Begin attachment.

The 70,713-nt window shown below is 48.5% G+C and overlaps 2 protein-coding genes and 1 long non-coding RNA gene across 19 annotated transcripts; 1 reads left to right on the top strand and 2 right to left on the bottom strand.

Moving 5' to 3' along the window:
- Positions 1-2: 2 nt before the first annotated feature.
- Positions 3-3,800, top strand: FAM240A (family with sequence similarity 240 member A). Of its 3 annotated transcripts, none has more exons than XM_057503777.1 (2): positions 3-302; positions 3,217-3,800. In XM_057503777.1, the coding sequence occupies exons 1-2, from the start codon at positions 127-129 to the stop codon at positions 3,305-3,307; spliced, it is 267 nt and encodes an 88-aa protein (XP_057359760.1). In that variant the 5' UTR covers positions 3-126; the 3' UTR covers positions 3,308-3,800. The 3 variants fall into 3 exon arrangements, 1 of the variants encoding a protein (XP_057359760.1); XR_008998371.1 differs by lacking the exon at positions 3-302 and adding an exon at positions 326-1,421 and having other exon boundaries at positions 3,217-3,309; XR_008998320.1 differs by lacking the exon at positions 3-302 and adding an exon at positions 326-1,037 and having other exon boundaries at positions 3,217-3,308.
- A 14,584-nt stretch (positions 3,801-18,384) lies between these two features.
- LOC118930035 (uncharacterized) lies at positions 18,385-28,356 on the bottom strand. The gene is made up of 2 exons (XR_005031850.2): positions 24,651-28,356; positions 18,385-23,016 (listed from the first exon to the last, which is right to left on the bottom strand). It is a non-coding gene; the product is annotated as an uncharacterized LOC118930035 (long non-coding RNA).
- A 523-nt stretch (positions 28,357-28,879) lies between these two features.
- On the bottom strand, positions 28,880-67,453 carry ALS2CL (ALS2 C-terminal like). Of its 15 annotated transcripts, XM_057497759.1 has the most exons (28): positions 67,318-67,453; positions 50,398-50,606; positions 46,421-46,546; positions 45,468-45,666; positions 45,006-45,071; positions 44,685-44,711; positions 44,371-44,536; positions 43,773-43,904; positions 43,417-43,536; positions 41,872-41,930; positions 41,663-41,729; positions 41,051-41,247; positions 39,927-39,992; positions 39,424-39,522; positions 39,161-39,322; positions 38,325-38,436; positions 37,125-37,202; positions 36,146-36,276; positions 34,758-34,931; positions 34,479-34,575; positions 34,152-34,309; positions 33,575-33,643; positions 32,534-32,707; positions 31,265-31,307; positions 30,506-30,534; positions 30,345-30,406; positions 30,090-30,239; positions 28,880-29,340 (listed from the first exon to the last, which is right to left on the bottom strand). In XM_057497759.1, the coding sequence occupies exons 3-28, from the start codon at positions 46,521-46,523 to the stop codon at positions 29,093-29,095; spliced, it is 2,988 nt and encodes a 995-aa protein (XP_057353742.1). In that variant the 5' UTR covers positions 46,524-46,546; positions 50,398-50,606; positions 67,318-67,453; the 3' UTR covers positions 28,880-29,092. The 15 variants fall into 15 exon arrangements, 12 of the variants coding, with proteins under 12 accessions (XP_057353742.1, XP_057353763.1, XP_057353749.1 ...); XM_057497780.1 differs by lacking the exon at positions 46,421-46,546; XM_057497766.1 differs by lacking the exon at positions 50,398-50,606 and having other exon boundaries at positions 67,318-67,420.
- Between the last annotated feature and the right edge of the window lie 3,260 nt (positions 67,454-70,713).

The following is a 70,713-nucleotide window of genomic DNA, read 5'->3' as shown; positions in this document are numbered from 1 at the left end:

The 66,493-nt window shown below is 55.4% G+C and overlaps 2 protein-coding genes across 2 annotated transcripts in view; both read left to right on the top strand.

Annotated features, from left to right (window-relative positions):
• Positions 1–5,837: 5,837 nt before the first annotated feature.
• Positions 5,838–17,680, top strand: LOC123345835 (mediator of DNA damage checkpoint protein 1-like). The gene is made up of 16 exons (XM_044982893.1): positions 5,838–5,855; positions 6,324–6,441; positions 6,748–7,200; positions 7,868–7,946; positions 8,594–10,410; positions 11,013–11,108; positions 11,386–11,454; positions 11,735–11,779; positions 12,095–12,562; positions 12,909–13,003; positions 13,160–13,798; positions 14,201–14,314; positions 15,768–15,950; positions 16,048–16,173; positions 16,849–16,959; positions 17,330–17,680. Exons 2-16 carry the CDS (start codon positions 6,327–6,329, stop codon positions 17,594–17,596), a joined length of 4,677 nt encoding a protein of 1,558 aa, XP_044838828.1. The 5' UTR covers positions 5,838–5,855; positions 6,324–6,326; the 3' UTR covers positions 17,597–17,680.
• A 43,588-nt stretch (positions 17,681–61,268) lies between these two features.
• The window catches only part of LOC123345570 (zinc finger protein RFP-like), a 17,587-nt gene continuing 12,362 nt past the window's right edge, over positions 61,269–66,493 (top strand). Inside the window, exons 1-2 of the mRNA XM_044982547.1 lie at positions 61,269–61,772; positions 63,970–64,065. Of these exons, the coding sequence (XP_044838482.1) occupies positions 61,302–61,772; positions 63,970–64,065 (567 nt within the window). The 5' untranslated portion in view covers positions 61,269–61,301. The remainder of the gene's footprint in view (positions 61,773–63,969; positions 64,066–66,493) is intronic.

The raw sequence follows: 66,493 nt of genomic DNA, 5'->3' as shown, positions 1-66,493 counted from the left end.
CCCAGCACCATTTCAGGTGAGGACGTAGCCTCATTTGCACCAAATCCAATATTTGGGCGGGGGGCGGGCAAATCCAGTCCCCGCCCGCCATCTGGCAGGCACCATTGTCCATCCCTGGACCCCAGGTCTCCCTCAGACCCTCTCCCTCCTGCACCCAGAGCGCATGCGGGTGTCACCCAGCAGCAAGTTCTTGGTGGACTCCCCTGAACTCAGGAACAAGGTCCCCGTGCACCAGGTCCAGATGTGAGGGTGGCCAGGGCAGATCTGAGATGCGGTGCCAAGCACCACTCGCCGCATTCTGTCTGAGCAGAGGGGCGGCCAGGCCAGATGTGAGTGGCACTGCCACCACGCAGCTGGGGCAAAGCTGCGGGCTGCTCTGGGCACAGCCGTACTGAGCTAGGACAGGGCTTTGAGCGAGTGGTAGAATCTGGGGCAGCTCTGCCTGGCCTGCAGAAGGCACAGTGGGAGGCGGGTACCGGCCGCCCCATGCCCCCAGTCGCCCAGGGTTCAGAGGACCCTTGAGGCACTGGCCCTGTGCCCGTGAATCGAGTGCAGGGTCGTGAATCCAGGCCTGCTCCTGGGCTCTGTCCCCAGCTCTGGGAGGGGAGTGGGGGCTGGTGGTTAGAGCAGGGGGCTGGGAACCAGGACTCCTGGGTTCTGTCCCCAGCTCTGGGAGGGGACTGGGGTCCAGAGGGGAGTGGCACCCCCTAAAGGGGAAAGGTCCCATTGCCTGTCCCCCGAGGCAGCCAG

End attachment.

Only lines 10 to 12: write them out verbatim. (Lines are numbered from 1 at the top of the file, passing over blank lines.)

The following is a 70,713-nucleotide window of genomic DNA, read 5'->3' as shown; positions in this document are numbered from 1 at the left end:

The 66,493-nt window shown below is 55.4% G+C and overlaps 2 protein-coding genes across 2 annotated transcripts in view; both read left to right on the top strand.

Annotated features, from left to right (window-relative positions):